R. Einhorn says that a couple of years ago he went to see Tony Robbins and it was an amazing experience. People walked on fire, etc.
Under the leadership of Menachem Mendel Schneerson, Chabad (Lubavitch) grew from a small circle of Chasidim (no numbers are given in this book) into an omnipresent and unified force in world Judaism. Most importantly, he had the talent to ensure it would survive and prosper after his death by creating an atmosphere and structures in which the very idea of a successor was out of the question.
Such institutionalisation is an essential attribute of a charismatic leader who seeks to perpetuate his movement. According to Joseph Telushkin, the attempts to proclaim Schneerson Messiah infuriated him, though others have suggested that, in his later years and especially after the death of his wife, he may, perhaps unwittingly, have indulged it. Either way, if that faction had won, it would have derailed the continuing development of Chabad into a successful modern movement able to survive and grow without a living charismatic leader.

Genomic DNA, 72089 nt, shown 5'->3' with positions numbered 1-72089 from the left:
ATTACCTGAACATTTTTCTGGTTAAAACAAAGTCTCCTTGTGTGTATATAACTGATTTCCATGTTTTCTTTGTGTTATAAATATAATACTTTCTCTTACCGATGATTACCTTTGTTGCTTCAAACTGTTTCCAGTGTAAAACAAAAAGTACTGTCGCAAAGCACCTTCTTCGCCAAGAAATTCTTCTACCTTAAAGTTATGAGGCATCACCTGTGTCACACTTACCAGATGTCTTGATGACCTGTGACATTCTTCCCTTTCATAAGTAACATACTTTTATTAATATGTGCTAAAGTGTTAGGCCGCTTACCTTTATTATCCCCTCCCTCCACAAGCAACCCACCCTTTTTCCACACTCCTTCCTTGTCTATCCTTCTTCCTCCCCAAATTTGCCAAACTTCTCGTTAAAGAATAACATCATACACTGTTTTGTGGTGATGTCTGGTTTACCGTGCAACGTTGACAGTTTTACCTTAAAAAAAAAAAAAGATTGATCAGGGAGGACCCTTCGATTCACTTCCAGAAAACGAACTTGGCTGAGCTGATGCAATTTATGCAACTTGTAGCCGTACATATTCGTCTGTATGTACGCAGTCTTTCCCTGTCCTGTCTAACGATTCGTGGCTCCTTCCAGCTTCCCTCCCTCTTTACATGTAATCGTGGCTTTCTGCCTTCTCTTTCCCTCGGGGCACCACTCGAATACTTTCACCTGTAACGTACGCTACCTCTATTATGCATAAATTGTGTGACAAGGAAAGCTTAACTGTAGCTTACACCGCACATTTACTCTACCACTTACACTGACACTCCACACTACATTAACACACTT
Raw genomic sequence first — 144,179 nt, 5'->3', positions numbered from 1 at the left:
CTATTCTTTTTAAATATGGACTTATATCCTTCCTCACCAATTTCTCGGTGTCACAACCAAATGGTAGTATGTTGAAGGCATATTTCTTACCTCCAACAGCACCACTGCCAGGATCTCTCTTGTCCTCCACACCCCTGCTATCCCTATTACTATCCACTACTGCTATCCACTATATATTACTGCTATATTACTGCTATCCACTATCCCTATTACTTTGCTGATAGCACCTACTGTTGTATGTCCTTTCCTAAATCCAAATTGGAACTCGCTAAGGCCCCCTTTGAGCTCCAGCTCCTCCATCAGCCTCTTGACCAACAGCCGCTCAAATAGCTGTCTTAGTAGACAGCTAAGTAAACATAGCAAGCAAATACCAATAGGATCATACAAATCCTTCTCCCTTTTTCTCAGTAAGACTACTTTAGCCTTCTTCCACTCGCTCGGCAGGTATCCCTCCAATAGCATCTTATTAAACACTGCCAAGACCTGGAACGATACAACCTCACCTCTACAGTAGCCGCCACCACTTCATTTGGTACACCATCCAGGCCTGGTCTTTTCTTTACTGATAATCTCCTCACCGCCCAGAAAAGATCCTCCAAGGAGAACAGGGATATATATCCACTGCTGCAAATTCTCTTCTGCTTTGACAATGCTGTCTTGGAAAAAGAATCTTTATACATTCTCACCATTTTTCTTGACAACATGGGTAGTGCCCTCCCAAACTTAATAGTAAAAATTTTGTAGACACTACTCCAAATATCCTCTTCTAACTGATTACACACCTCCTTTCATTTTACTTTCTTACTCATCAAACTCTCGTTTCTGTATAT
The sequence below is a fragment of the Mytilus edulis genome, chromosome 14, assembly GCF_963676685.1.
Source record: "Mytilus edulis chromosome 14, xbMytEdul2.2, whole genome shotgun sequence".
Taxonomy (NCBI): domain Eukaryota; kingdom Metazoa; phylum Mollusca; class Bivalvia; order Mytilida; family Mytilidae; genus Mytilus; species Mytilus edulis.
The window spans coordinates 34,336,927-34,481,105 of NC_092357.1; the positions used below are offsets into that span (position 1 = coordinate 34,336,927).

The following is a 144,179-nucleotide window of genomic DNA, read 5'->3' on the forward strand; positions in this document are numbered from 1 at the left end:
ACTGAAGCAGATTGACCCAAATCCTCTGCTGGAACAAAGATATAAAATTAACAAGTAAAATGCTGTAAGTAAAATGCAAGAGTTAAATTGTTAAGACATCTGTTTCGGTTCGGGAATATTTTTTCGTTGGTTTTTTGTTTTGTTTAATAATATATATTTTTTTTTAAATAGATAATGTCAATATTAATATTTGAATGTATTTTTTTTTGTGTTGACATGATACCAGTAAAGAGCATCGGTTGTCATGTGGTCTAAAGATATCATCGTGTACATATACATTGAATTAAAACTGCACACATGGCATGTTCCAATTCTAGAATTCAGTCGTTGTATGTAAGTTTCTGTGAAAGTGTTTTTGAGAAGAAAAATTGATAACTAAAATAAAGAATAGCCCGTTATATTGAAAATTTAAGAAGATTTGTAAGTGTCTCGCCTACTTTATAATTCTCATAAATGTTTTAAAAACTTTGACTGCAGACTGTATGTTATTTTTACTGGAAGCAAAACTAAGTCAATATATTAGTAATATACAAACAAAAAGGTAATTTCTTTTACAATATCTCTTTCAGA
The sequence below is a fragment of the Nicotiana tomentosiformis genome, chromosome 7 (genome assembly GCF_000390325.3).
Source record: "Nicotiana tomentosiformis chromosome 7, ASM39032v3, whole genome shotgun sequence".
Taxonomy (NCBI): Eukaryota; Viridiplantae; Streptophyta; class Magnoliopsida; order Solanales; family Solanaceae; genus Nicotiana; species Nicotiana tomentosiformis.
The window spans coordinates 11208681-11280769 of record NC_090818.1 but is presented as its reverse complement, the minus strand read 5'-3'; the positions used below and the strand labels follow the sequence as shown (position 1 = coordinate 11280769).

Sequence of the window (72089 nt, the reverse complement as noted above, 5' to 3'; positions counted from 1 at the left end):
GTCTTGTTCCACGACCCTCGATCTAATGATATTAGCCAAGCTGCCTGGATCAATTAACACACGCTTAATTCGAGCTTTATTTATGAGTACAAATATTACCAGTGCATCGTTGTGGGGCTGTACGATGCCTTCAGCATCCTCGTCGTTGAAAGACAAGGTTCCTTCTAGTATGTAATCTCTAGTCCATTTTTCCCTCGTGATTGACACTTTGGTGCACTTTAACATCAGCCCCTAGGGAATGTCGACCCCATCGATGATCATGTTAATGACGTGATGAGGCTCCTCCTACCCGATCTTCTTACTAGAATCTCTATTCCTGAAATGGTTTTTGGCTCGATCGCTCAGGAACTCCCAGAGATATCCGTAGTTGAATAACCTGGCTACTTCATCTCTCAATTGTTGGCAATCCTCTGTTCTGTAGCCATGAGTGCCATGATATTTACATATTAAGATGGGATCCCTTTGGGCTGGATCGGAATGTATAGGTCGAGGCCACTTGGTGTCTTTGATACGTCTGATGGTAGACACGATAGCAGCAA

As a sage or rabbinic authority, Schneerson was, I need hardly say, different. As a Chasidic Rebbe, he left specific rulings to others, but Telushkin lists innumerable instances of sage advice on the practical problems of life that people brought to him. He also avoided pronouncing, for example, on the question, “Who is a Jew?” In this, he contrasts with other prominent rabbis. For example, the reputation of Ovadia Yosef, leader of the Shas movement in Israel – which surely learnt a lot from Chabad’s methods of bringing people to teshuva – rests on his innumerable published rulings.
Like other leaders of large-scale, innovative religious movements, Schneerson created an apparatus around himself to calibrate and ritualise his every public appearance: his meetings with thousands of individuals who would queue up patiently and seek his advice, after which he would give them each a dollar bill as a signal of their obligation of tsedaka, were his trade mark.